“It was the persistence and perseverance and having great mentors around me that I looked-up at. My family installed me with a great work ethic. Talking a good game doesn’t pay the bills and a dream without a plan is useless. Have a dream, break that dream down into goals and make a plan.”
Often when we look up to people we admire, we imagine ourselves in those lofty positions. It can seem unreachable. The magnitude of what it would take to get there can feel too great. Jarrett, as a man who clearly got the absolute most out of his talent through hard work and meeting opportunity head on, says it’s all about finding the time to truly focus on those goals.
“A lot of times that plan starts by sitting still and focusing,” he says. “Say to yourself ‘listen I’m going to stop and disconnect for 20-30 minutes’ and say ‘OK I want to accomplish this dream, but I need to break it down into a goals and break that down into a plan and make a daily habit.’ How are you going to focus on getting better? If you don’t sit still and figure it out, your dreams never come true. Never.”
Now retired from in-ring competition (although we wouldn’t rule out a few more guitar swings) and enshrined in the HoF, Jarrett is still focused on getting better. His next challenge is the world of podcasting, joining the wrestling ‘Podfather’ Conrad Thompson for the weekly My World with Jeff Jarrett audio show.
“I’ve told wrestling stories my whole career, whether they’ve been in car rides, dressing rooms, long plane rides, but this format is different,” he says. “The way we consume entertainment is changing, so the challenge is making sure the podcast is entertaining.”
“At this stage of my career, I have quite a few examples of what not to do because I’ve had quite a lot of failures in my life. But if I can say something a listener might carry along with them for the day week, month or life…” he says trailing off rhetorically. “You can read a book and get 20 years of knowledge, but if you listen to the podcast, you may take a nugget.”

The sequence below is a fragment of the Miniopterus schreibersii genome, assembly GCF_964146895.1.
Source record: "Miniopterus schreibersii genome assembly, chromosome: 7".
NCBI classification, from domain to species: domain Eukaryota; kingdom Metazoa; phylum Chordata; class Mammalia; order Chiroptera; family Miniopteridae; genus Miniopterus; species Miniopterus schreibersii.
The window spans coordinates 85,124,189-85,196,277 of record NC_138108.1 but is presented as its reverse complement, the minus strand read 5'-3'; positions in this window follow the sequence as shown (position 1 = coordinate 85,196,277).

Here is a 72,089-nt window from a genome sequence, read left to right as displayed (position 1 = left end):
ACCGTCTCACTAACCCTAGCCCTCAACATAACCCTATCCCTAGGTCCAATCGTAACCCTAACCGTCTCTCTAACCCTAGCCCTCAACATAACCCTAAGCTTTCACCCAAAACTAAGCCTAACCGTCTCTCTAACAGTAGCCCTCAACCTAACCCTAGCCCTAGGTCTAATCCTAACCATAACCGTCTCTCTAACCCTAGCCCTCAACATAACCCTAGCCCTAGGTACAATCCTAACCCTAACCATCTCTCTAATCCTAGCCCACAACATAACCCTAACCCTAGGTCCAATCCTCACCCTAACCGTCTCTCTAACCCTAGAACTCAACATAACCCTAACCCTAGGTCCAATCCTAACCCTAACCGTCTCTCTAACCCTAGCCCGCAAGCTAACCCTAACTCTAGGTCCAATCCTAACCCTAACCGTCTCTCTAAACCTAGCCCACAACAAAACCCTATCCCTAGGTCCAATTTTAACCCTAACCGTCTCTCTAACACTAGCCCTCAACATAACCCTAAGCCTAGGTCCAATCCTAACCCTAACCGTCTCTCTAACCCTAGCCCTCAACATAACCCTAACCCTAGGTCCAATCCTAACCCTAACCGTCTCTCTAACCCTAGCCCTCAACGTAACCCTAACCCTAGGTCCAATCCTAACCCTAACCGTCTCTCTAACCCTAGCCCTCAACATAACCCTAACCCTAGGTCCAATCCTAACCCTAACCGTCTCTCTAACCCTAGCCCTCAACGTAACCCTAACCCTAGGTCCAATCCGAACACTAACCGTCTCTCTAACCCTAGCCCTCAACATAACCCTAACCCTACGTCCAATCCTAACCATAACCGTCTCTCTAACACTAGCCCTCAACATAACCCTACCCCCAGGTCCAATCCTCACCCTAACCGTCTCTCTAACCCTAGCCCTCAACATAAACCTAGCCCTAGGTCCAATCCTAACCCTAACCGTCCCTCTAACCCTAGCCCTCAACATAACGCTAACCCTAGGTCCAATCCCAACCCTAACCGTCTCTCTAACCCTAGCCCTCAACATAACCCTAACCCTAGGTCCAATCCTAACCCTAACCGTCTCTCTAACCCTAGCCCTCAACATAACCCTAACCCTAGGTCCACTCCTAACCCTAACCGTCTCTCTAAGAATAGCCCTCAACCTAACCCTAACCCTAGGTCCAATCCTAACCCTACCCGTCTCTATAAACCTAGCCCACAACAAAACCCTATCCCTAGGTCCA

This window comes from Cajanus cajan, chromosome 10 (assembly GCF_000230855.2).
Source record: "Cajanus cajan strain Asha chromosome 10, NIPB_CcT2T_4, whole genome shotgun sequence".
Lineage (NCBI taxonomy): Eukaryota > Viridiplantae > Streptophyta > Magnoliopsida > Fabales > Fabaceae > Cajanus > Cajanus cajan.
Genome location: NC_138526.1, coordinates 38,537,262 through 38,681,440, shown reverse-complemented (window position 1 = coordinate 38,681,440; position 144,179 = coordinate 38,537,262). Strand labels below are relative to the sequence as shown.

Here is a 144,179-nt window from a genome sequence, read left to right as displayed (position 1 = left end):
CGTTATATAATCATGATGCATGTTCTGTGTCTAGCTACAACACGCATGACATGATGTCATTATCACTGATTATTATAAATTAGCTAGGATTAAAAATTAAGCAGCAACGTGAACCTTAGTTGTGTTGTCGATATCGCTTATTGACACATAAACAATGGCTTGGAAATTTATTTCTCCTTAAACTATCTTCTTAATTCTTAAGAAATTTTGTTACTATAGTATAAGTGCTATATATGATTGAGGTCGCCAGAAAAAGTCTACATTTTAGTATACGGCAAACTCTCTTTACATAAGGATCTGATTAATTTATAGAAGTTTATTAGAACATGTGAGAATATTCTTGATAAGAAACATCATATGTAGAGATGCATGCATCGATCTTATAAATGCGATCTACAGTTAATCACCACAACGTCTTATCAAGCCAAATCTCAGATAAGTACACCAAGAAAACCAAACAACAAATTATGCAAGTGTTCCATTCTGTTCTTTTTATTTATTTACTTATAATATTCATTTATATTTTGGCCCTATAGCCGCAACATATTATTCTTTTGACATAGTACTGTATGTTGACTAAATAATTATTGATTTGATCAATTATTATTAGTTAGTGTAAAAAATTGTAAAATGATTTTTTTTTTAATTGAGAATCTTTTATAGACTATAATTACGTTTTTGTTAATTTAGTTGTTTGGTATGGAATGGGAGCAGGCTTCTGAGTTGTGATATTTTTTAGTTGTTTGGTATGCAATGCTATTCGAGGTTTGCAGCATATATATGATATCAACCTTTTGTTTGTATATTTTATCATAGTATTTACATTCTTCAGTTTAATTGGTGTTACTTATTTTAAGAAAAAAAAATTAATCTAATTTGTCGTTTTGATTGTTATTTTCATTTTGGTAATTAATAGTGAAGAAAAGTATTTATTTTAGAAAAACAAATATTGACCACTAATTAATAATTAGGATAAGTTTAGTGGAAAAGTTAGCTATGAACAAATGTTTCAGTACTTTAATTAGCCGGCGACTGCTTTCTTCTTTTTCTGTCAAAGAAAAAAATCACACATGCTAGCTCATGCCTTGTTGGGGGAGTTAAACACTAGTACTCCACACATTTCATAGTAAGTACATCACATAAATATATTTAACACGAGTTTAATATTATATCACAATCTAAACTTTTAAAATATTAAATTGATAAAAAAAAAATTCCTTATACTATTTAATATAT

It’s a theme we return to many times throughout the interview, especially when we ask Jarrett about how he would define success. These days, for Jeff, it’s less about the single-minded goal of wrestling and business achievement and more on helping others make those positive steps.
After giving a shoutout to the “loyal” UK wrestling fans, he adds: “If you asked me my definition of success as a 20-year-old, the answer would be different. A 20-year-old Double J had the dreams of world championships and main eventing Madison Square Garden. If you ask me today, the answer is how can I help someone else. My job is to get up every day and help others and I know God will take care of me. I get up every day and ask myself how I can make someone else’s day better.”
Our 15-minute chat with Jeff is over and we feel reinvigorated and motivated. Suddenly we’re seeing the Hall of Famer in a new light. One might go as far as to bust out his old catchphrase. Ain’t he great?
My World with Jeff Jarrett debuts on May 4 with new episodes every Tuesday on all the major podcasting apps. Head to realjeffjarrett.com for all the details.
Interview: Dom Smith / Words: Chris Smith